Ankyrin repeat domains are one of the most common protein domains historically associated with eukaryotic organisms. Proteins containing these repeats are referred to as Anks and mediate many cellular processes including cell cycle progression, transcription and cytoskeletal organization.1 Anks have also been implicated in significant human diseases including tumor formation and progression.2 The first Anks described were yeast cell cycle proteins and the Drosophila NOTCH protein.2 The repeat's name is derived from the cytoskeletal protein ankyrin, which contains 22 repeats.3 A typical ankyrin repeat consists of 33-residue repeating segments that adapt helix-turn-helix confirmations and comprise antiparallel α-helices. A group of these regions are collectively arranged in a curved concave structure with exposed flexible loop regions (Fig. 1).4 The overall Ank structure allows for incredible versatility in the types of protein-protein interactions the molecule can direct. Loop regions in each repeat vary greatly in composition to provide binding specificity while the helices provide support for the overall curved structure of the protein. Thus, Anks can direct many diverse, yet specific, protein-protein interactions. Stacking of individual repeats gives the overall Ank structure a flexible and elastic nature that functions as a spring, providing the versatility required to mediate these interactions.5 Two repeats are necessary for a functional protein-protein interaction platform as one repeat cannot fold properly.6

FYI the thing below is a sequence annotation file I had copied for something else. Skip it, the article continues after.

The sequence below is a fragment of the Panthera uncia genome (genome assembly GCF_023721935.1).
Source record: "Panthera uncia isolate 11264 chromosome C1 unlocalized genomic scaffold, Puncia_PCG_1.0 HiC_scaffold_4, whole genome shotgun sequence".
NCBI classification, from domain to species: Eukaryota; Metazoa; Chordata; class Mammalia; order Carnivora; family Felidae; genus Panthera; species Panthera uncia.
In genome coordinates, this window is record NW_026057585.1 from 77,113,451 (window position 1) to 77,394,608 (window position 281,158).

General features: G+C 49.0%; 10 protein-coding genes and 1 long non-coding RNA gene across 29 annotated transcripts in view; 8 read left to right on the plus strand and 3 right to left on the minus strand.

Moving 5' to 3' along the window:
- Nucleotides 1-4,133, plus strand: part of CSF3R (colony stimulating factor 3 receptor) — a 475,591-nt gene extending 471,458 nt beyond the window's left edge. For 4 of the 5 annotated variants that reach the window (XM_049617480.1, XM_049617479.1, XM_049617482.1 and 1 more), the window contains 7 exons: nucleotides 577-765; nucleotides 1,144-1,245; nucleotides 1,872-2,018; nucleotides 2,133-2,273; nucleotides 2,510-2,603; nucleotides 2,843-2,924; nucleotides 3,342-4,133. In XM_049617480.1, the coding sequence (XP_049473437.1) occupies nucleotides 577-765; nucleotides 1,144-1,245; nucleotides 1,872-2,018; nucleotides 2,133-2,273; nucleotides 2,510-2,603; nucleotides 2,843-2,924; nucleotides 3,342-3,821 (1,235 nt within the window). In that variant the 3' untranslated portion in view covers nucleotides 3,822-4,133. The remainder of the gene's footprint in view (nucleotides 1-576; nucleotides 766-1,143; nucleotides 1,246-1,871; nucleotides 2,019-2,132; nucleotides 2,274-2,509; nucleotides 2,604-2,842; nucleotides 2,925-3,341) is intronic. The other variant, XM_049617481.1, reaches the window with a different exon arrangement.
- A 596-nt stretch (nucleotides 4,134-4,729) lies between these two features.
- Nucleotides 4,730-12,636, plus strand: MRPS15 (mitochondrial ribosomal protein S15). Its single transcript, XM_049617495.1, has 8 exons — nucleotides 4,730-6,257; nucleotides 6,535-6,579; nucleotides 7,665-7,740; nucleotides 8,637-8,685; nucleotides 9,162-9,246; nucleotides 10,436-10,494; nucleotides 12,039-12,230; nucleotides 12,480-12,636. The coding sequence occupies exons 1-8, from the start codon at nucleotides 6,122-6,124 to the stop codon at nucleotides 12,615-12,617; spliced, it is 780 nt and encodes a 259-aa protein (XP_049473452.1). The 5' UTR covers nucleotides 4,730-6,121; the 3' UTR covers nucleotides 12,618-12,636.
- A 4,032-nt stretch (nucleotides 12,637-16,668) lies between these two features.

Figure 1
Ank protein structure. Anks consist of repeating regions that adapt a helix-turn-helix configuration containing antiparallel α-helices. A series of repeats stack into a spring-like curved structure, with β-loops in each turn playing a ...

Bacterial Anks